As hard as it is, I have to come clean. It has been three weeks now since I’ve written a single word. As an author, that is not acceptable. I have a ton of reasons, but ultimately they are nothing more than excuses for why I haven’t been doing what I should have been doing.
I have been editing Chet Zero, (the prequel to the series), as well as applying some advance reader edits that have come in on Chet III. I have also put in some significant hours working with my illustrator on the covers for both of the pending releases. That accounts for perhaps a third of my available hours.
“So what have I been doing with the rest of my time?” you ask.
I was afraid you would …
The fact is, springtime in Idaho, on an acreage that’s too small to farm but too large to plant in lawn, can be a real time sink. In the past few weeks my wife and I had to lay out the irrigation pipe and prep the system. After getting it fired up, we found the pump was noisy and we had to pull the motor and take it in to have the bearings replaced and a snake removed. (True story, the little beggar crawled in there where it was nice and warm and then couldn’t figure out how to get himself back out through the screen I put on to keep him out in the first place.)
This morning the cattleman who rents my pasture brought down a dozen head of mixed stock. That required putting up a “conditioning corral” for the first 24 hours, then extending it out for another 24 hours, before turning the cattle into the pasture with the hope they won’t go through the electric fence that encloses the pasture. I hate chasing them through the fields and the neighbors yards almost as much as my wife does. (I do my best to teach them to respect the electric fence and my bride allows me to use them as biological lawn mowers, rather than having to spend hours on my tractor each week, pulling my rotary mower back and forth across the pasture.)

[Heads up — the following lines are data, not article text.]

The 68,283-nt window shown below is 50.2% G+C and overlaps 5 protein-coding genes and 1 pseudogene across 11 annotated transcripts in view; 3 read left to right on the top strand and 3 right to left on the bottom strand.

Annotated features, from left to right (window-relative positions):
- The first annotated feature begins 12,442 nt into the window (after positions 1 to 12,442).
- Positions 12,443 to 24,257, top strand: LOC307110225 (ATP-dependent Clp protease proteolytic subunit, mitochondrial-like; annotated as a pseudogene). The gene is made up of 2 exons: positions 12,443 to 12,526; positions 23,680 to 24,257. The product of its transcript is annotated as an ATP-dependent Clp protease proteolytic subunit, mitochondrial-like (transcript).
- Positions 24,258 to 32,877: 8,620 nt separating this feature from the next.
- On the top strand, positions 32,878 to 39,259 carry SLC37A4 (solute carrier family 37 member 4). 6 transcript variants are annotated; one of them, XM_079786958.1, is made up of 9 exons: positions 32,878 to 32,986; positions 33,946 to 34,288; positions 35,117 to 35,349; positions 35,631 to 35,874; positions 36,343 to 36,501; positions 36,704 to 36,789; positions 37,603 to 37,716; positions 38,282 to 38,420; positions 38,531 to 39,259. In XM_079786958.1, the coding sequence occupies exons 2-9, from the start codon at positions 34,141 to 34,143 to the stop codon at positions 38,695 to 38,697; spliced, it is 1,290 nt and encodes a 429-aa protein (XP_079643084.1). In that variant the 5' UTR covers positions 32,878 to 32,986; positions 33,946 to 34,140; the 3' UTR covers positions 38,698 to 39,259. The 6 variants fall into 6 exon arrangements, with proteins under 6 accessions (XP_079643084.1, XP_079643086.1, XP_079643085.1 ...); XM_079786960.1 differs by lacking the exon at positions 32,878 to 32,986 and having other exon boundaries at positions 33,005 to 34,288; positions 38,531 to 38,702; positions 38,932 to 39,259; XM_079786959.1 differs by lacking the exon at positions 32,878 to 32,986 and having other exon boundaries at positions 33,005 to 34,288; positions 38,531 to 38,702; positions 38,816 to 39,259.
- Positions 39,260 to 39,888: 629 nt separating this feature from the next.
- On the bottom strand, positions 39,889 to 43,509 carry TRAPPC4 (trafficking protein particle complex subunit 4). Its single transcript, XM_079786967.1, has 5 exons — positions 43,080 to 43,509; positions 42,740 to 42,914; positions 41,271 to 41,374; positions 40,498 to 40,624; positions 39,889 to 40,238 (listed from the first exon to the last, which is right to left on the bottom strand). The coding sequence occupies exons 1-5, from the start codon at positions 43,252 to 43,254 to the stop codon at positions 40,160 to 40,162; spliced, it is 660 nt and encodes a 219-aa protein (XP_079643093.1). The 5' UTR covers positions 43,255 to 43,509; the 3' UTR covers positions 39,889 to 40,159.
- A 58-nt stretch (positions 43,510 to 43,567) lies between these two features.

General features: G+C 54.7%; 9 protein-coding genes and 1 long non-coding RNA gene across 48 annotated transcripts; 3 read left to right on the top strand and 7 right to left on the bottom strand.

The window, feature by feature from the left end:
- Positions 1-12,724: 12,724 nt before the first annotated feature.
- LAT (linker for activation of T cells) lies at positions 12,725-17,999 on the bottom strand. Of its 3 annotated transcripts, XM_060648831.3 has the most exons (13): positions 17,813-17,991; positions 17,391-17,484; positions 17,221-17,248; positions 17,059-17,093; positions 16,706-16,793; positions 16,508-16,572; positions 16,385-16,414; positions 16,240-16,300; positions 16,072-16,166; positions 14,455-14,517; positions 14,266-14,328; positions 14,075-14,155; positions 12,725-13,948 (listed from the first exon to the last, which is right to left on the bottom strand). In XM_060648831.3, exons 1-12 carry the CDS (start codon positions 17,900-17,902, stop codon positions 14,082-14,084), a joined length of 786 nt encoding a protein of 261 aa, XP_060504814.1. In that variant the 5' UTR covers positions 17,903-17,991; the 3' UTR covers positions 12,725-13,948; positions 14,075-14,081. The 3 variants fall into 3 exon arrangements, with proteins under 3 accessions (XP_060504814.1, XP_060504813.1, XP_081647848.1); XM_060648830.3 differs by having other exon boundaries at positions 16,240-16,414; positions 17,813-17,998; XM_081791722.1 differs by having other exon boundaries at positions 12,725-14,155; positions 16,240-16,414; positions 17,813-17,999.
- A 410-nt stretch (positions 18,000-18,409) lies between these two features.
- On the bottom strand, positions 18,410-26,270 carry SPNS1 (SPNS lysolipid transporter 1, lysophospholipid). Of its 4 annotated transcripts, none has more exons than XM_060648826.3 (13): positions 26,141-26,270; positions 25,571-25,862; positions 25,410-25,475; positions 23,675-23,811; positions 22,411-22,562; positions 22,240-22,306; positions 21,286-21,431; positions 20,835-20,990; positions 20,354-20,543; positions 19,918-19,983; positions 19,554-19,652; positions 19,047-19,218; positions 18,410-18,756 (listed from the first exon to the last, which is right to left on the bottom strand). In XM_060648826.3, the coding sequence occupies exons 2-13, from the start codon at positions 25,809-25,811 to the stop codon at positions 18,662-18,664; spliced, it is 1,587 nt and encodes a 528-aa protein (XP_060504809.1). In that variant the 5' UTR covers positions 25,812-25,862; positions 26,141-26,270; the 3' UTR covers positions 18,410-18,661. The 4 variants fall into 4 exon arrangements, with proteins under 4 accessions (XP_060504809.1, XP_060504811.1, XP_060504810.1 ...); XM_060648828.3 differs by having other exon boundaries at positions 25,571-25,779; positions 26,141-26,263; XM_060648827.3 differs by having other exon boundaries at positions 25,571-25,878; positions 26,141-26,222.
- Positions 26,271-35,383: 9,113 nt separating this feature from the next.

I’ve also been dealing with a septic system blockage, taking down some trees the porcupines have girdled, and cleaning up after the beaver that have been feasting on our younger trees. For those of you who wonder if I really know anything about running a chainsaw, splitting wood, or working cattle, you are welcome to come by and help out for a spell. (I’m all about giving people the opportunity to make up their own minds about such questions.)
Anyway, even though I’m a writer, enough with the words. Here are a few pictures of the latest herd of cattle to come to our bovine bread and breakfast.
The temporary corral has an electric fence wire strung a few feet inside the fence panels. As the cattle graze on the grass they inevitably bump up against the fence. The panels keep them from escaping if they decide to tear down the electric fence as they are fleeing its bite. (By the way, that’s a real, freshly planted Idaho potato field in the background.)
Although I didn’t have a way to capture video, I did take a sequence of pictures as one of the cattle got introduced to the electric fence.
And the vanishing act. After being shocked, the Angus jumps back into the protection of the herd so quickly that the red heifer in front has barely changed her position. Not so with the red steer in the background. He is startled by the hasty retreat of the Angus and is clearly showing his surprise. Think I’m overstating the case? Check out the closeup below.
Hunched back, ears up, wide eyes, the red steer is frightened by the extreme reaction of the Angus and is ready to bolt as soon as he decides where the threat is coming from. As Charles teaches David, watch a cow and they will almost always communicate their intentions before they act.
I hope you’ve enjoyed this totally non-writing focused post, and if you haven’t, thank you for indulging me as I’ve gotten my long overdue cattle fix.
I hope you’ll take a few minutes in the coming days to indulge in something you enjoy.
Until next time …